Commun. ACM 16, 11 (Nov. 1973), 653–658.
4. CODASYL Data Base Task Group. CODAS YL Data
Base Task Group: October 1969 Report.
5. CODASYL Systems Committee. Survey of Generalized
Data Base Management Systems, May 1969.
Association for Computing Machinery, New York, 1969.
6. Haigh, T. Charles W. Bachman: Database software
pioneer. IEEE Annals of the History of Computing 33, 4
(Oct.–Dec. 2011), 70–80.
7. Haigh, T. How data got its base: Generalized
information storage software in the 1950s and 60s.
IEEE Annals of the History of Computing 31, 4 (Oct.–
Dec. 2009), 6–25.
8. Haigh, T. Inventing information systems: The systems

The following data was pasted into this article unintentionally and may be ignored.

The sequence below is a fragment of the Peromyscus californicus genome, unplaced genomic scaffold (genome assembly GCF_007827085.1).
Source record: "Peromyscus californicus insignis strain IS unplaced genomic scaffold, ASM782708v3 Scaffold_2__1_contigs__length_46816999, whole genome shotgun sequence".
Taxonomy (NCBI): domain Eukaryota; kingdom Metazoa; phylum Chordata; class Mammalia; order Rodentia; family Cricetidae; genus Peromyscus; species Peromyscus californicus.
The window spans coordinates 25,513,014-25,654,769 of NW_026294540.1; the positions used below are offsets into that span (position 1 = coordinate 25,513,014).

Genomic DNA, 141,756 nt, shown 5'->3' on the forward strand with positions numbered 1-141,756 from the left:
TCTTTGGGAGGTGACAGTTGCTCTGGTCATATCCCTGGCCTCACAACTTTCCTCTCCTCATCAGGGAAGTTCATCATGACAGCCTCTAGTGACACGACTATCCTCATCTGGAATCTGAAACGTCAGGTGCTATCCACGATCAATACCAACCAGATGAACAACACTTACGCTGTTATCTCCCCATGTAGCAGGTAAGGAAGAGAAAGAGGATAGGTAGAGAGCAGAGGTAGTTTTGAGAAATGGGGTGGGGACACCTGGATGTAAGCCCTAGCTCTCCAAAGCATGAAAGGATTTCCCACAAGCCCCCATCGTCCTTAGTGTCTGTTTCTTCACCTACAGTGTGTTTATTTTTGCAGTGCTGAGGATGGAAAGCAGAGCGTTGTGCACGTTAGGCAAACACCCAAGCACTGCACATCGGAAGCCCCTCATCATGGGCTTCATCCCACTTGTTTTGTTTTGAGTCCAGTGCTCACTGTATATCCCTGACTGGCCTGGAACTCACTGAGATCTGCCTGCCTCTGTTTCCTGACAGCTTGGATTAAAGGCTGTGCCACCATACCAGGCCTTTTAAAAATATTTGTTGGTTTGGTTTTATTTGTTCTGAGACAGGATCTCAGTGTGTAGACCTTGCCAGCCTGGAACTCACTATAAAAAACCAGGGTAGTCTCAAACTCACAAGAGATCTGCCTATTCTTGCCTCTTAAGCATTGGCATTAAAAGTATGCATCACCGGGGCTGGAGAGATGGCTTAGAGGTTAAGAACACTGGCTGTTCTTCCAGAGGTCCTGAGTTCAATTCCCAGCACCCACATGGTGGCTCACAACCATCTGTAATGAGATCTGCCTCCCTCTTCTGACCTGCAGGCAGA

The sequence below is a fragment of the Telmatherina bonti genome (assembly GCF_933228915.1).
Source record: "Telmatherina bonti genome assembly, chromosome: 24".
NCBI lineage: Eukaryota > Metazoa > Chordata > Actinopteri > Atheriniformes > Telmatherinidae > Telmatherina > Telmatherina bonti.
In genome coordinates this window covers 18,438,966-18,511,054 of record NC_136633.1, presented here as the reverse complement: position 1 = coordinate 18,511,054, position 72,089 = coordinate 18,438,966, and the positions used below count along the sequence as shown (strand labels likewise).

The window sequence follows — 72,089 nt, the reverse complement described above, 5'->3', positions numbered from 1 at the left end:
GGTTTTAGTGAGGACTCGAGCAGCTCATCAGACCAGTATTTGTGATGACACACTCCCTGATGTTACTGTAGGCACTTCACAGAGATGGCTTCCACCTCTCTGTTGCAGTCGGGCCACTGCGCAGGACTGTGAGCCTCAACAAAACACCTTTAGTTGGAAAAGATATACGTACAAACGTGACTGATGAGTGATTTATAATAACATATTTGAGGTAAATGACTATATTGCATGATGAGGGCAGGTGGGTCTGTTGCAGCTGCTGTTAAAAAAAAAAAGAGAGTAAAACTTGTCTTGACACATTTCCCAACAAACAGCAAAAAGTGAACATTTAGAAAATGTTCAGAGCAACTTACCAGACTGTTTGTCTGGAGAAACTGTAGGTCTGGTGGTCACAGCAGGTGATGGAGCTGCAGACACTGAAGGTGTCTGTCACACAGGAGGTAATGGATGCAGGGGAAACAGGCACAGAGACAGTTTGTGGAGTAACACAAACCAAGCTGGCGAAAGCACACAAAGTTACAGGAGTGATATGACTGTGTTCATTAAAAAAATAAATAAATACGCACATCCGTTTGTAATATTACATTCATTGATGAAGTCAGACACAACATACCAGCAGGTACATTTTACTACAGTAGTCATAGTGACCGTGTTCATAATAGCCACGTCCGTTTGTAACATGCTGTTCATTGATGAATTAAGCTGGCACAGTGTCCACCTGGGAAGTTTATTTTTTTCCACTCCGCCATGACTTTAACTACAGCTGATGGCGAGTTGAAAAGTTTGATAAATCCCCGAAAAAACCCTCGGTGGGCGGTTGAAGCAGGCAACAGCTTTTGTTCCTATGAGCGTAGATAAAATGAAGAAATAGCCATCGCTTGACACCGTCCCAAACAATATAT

men and the computer, 1950–1968. Business History
Review 75, 1 (Spring 2001), 15–61.
Thomas Haigh ( firstname.lastname@example.org) is a visiting
professor at Siegen University, an associate professor
of information studies at the University of Wisconsin—
Milwaukee, and immediate past chair of the SIGCIS group
for historians of computing.
Copyright held by author.
1970s and 1980s, and commercial database management systems based on
this approach were among the most
successful products of the mushrooming packaged software industry.
Bachman spoke memorably in
his 1973 Turing Award lecture of the
“Programmer as Navigator,” charting a path through the database from
one record to another. 3 The network
approach used in IDS required programmers to work with one record
at a time. Performing the same operation on multiple records meant
retrieving a record, processing and if